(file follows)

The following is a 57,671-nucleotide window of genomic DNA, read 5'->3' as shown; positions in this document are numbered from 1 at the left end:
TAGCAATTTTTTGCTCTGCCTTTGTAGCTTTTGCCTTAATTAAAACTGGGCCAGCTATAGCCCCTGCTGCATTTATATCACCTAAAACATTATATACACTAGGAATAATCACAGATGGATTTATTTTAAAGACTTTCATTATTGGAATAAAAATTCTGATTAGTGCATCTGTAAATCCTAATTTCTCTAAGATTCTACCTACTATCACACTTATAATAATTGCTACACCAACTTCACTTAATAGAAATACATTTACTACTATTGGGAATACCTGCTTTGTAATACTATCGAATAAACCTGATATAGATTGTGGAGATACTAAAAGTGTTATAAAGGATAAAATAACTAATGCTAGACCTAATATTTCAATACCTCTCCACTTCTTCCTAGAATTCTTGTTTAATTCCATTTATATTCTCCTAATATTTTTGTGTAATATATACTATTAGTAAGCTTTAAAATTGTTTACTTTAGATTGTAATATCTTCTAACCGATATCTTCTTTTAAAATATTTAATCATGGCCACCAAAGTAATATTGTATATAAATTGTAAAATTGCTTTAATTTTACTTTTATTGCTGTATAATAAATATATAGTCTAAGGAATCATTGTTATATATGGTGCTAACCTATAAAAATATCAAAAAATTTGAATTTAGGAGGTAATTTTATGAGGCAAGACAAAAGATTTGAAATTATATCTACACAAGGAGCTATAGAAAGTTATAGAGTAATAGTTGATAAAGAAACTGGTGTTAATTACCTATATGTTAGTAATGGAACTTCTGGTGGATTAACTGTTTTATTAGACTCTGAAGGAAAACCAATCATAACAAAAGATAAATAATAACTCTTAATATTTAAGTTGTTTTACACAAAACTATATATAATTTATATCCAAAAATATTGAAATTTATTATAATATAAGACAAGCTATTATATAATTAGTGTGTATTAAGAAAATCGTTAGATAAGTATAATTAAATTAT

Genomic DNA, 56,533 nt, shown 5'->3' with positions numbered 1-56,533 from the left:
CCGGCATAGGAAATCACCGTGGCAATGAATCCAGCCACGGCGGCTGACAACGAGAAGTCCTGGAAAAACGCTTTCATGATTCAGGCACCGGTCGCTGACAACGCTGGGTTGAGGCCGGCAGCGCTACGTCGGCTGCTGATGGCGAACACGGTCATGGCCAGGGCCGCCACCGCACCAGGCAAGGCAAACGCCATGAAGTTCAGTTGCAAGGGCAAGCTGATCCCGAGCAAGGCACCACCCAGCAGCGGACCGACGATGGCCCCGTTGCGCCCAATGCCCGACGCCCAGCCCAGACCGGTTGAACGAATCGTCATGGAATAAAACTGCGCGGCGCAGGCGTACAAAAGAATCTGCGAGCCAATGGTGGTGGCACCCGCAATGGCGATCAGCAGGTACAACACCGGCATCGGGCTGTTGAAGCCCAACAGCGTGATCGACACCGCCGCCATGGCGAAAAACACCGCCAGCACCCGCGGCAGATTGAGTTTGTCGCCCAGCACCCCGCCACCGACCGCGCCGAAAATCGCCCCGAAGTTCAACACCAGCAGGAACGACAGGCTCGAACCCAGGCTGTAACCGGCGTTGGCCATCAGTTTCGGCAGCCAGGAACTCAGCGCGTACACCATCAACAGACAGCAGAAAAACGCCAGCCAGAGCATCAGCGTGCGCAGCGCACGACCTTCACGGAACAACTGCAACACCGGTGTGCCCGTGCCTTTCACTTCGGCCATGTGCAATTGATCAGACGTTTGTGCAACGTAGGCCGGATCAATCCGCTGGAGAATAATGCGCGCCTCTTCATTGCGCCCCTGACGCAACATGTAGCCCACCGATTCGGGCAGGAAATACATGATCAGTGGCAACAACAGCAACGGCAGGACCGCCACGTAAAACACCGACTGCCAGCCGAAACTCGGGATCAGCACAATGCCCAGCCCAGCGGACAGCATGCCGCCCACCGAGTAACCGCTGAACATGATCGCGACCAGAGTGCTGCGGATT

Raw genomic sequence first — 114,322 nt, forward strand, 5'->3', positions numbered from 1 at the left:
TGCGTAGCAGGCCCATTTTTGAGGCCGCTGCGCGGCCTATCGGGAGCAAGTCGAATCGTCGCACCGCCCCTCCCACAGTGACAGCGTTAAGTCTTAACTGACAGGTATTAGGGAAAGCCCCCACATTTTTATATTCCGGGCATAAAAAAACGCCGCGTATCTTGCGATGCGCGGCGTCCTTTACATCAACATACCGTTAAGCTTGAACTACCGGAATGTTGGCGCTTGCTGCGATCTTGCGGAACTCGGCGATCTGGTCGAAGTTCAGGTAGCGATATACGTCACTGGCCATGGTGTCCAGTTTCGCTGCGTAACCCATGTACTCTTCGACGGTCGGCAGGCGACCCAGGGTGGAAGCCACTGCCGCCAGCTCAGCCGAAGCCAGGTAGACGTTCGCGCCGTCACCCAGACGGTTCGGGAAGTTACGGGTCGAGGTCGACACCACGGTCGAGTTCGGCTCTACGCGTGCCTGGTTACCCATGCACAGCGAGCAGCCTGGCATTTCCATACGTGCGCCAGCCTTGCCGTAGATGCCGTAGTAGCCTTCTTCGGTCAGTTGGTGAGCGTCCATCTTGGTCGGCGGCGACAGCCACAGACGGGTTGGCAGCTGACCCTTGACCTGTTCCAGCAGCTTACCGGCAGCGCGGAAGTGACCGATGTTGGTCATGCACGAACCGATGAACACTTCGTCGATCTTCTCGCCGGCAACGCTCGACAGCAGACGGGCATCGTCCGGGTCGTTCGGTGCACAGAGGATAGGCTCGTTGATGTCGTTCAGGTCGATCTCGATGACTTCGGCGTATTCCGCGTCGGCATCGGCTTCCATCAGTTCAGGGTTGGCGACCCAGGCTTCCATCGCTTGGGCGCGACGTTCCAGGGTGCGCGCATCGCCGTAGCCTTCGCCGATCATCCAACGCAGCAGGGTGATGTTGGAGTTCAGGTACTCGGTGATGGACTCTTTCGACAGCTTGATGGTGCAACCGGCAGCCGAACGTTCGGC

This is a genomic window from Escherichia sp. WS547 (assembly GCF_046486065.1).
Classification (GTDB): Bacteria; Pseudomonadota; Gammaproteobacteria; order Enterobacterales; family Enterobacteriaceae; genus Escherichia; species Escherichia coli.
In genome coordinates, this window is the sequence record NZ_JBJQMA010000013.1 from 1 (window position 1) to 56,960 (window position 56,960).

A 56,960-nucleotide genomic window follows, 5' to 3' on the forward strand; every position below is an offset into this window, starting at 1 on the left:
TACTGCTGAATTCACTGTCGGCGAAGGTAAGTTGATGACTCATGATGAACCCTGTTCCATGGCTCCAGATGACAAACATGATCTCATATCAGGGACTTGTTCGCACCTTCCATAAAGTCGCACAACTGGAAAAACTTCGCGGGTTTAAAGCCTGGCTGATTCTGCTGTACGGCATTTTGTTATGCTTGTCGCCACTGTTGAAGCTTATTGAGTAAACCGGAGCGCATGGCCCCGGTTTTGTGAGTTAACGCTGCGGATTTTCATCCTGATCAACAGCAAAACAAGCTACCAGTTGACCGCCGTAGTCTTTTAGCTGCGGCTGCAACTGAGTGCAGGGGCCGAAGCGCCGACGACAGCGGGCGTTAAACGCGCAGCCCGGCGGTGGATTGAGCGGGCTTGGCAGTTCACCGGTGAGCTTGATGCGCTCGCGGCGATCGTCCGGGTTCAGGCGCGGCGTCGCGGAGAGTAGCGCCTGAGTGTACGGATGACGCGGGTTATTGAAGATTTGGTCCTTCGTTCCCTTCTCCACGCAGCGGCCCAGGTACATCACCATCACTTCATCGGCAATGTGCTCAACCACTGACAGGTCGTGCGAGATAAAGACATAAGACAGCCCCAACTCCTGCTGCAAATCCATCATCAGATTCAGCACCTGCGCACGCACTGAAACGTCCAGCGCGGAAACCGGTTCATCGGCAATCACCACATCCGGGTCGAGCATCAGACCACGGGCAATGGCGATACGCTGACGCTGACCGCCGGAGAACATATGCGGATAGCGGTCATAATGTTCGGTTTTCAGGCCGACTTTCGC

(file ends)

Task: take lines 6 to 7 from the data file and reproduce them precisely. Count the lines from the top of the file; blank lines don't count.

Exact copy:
TGCGTAGCAGGCCCATTTTTGAGGCCGCTGCGCGGCCTATCGGGAGCAAGTCGAATCGTCGCACCGCCCCTCCCACAGTGACAGCGTTAAGTCTTAACTGACAGGTATTAGGGAAAGCCCCCACATTTTTATATTCCGGGCATAAAAAAACGCCGCGTATCTTGCGATGCGCGGCGTCCTTTACATCAACATACCGTTAAGCTTGAACTACCGGAATGTTGGCGCTTGCTGCGATCTTGCGGAACTCGGCGATCTGGTCGAAGTTCAGGTAGCGATATACGTCACTGGCCATGGTGTCCAGTTTCGCTGCGTAACCCATGTACTCTTCGACGGTCGGCAGGCGACCCAGGGTGGAAGCCACTGCCGCCAGCTCAGCCGAAGCCAGGTAGACGTTCGCGCCGTCACCCAGACGGTTCGGGAAGTTACGGGTCGAGGTCGACACCACGGTCGAGTTCGGCTCTACGCGTGCCTGGTTACCCATGCACAGCGAGCAGCCTGGCATTTCCATACGTGCGCCAGCCTTGCCGTAGATGCCGTAGTAGCCTTCTTCGGTCAGTTGGTGAGCGTCCATCTTGGTCGGCGGCGACAGCCACAGACGGGTTGGCAGCTGACCCTTGACCTGTTCCAGCAGCTTACCGGCAGCGCGGAAGTGACCGATGTTGGTCATGCACGAACCGATGAACACTTCGTCGATCTTCTCGCCGGCAACGCTCGACAGCAGACGGGCATCGTCCGGGTCGTTCGGTGCACAGAGGATAGGCTCGTTGATGTCGTTCAGGTCGATCTCGATGACTTCGGCGTATTCCGCGTCGGCATCGGCTTCCATCAGTTCAGGGTTGGCGACCCAGGCTTCCATCGCTTGGGCGCGACGTTCCAGGGTGCGCGCATCGCCGTAGCCTTCGCCGATCATCCAACGCAGCAGGGTGATGTTGGAGTTCAGGTACTCGGTGATGGACTCTTTCGACAGCTTGATGGTGCAACCGGCAGCCGAACGTTCGGC

This is a genomic window from Escherichia sp. WS547 (assembly GCF_046486065.1).